‘Before she went missing, you spent your days without thinking about her. When you did think about her, it was to ask her to do something, or to blame her or ignore her. Habit can be frightening thing. You spoke politely with others, but your words turned sullen towards (her).’

Copyright Shutterstock (CREATARKA)

Copyright Shutterstock (CREATARKA)

I doubt whether Please Look After Mother would feature highly on that jolly little bestseller-ometer I told you about a couple of weeks ago, and yet it’s contributing to the sum total of books which can encourage us to empathise with human beings and help to create a more civilised society. That’s worth more to me than whopping sales figures.

Strange how real life often throws up weird coincidences. By chance I was actually sitting next to a South Korean translator at a meal a few days ago. I had something relevant to talk about, thanks to Kyung-sook Shin.

 

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Criminally insane

Ahhhah, now this one is right on the knuckle for my ongoing research. Relationships, mental health, the law, professional boundaries … it’s all there. Settle down for the long haul … glass of wine, top notch chocolate, notebook at the ready …

Plea of InsanityIt’s a psychological thriller: Plea of Insanity by Jilliane Hoffman. Full of fascinating medical and legal information. At once spine chilling and yet sympathetic to those suffering serious mental illness. Cliff hangers at the end of each chapter. Brilliant. Hoffman was an Assistant State Attorney herself and has advised special agents on complex investigations. She also had a friend caught up in a similar situation to the protagonist in Plea of Insanity. She writes with real authority.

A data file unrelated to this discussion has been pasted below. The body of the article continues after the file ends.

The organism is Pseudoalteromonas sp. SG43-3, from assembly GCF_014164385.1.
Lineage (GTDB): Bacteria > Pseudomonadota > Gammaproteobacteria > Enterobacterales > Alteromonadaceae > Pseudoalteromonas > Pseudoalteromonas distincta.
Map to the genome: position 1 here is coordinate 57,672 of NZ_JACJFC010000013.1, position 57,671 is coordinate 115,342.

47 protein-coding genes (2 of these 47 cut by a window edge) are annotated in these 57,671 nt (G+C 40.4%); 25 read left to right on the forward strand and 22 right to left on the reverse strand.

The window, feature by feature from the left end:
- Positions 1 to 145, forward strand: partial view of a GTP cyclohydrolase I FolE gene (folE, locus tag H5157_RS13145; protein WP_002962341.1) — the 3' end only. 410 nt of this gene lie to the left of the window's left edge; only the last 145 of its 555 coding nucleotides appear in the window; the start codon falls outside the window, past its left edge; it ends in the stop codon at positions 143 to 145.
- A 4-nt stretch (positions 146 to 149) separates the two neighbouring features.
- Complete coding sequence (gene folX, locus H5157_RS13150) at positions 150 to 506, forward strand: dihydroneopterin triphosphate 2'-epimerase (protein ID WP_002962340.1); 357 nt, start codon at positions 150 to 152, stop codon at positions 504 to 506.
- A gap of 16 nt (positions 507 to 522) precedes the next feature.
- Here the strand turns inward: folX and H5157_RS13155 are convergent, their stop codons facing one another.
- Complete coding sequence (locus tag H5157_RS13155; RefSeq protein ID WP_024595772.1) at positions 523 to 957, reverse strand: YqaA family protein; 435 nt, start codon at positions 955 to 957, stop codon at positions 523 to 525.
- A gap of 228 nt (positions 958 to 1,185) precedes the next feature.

First then, the storyline. Dr David Marquette is a successful surgeon with a dream house, pretty wife and three gorgeous kids. Then one day, emergency services take a tremulous call from their house: a child’s voice pleading for help. The police race to the scene. What do they find? A shocking bloodbath. Scenes so horrific that veteran officers are reduced to sobbing wrecks. All three kiddies and their mother brutally butchered; the doctor seriously wounded.

And now Dr Marquette himself stands accused. Is he guilty? Could a man who has dedicated his life to caring for patients be capable of such brutality? Could any sane man kill his entire family in cold blood? But is he sane? If so, he must be a monster. Or is he suffering from schizophrenia? I changed my mind several times as to his guilt or innocence – all part of the mesmerizing experience.

State prosecutor, Julia Valenciano, is hand-picked to unravel the truth and bring this man to justice, but as she delves into the mind of the criminally insane, personal baggage emerges from her own past, dark secrets from her family history that will destroy her present peace and haunt her whole future. ‘Too many lies told to too many people, too many secrets kept for too many years …’ If I’m being really nitpicky, I found the parallels a bit too contrived, but that doesn’t stop it being a cracking good read.

And it’s set my mind racing along several productive tracks for my own next book. As so often I’m hugely grateful to all these authors whose work inspires and influences me. Thanks, guys.